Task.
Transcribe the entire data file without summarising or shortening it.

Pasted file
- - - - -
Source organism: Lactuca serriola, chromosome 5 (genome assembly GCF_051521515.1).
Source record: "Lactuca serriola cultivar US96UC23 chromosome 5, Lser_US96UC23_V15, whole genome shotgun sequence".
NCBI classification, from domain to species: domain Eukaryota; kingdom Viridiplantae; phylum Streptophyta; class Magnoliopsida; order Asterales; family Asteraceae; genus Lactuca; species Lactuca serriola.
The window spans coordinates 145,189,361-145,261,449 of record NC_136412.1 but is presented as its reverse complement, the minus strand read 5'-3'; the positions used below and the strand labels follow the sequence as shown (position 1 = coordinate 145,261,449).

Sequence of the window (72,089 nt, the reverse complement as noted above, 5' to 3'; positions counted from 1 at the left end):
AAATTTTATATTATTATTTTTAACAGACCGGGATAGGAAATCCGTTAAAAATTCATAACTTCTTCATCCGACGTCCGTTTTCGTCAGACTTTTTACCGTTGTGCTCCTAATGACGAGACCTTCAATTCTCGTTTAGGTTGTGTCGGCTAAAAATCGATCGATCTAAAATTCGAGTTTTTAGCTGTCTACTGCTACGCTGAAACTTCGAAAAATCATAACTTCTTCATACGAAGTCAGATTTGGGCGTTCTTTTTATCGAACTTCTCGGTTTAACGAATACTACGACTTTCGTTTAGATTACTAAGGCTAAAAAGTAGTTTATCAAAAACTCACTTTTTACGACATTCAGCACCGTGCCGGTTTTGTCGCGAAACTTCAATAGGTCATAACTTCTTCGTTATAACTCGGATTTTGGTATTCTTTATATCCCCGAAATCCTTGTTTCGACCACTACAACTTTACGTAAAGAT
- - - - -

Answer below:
Source organism: Lactuca serriola, chromosome 5 (genome assembly GCF_051521515.1).
Source record: "Lactuca serriola cultivar US96UC23 chromosome 5, Lser_US96UC23_V15, whole genome shotgun sequence".
NCBI classification, from domain to species: domain Eukaryota; kingdom Viridiplantae; phylum Streptophyta; class Magnoliopsida; order Asterales; family Asteraceae; genus Lactuca; species Lactuca serriola.
The window spans coordinates 145,189,361-145,261,449 of record NC_136412.1 but is presented as its reverse complement, the minus strand read 5'-3'; the positions used below and the strand labels follow the sequence as shown (position 1 = coordinate 145,261,449).

Sequence of the window (72,089 nt, the reverse complement as noted above, 5' to 3'; positions counted from 1 at the left end):
AAATTTTATATTATTATTTTTAACAGACCGGGATAGGAAATCCGTTAAAAATTCATAACTTCTTCATCCGACGTCCGTTTTCGTCAGACTTTTTACCGTTGTGCTCCTAATGACGAGACCTTCAATTCTCGTTTAGGTTGTGTCGGCTAAAAATCGATCGATCTAAAATTCGAGTTTTTAGCTGTCTACTGCTACGCTGAAACTTCGAAAAATCATAACTTCTTCATACGAAGTCAGATTTGGGCGTTCTTTTTATCGAACTTCTCGGTTTAACGAATACTACGACTTTCGTTTAGATTACTAAGGCTAAAAAGTAGTTTATCAAAAACTCACTTTTTACGACATTCAGCACCGTGCCGGTTTTGTCGCGAAACTTCAATAGGTCATAACTTCTTCGTTATAACTCGGATTTTGGTATTCTTTATATCCCCGAAATCCTTGTTTCGACCACTACAACTTTACGTAAAGAT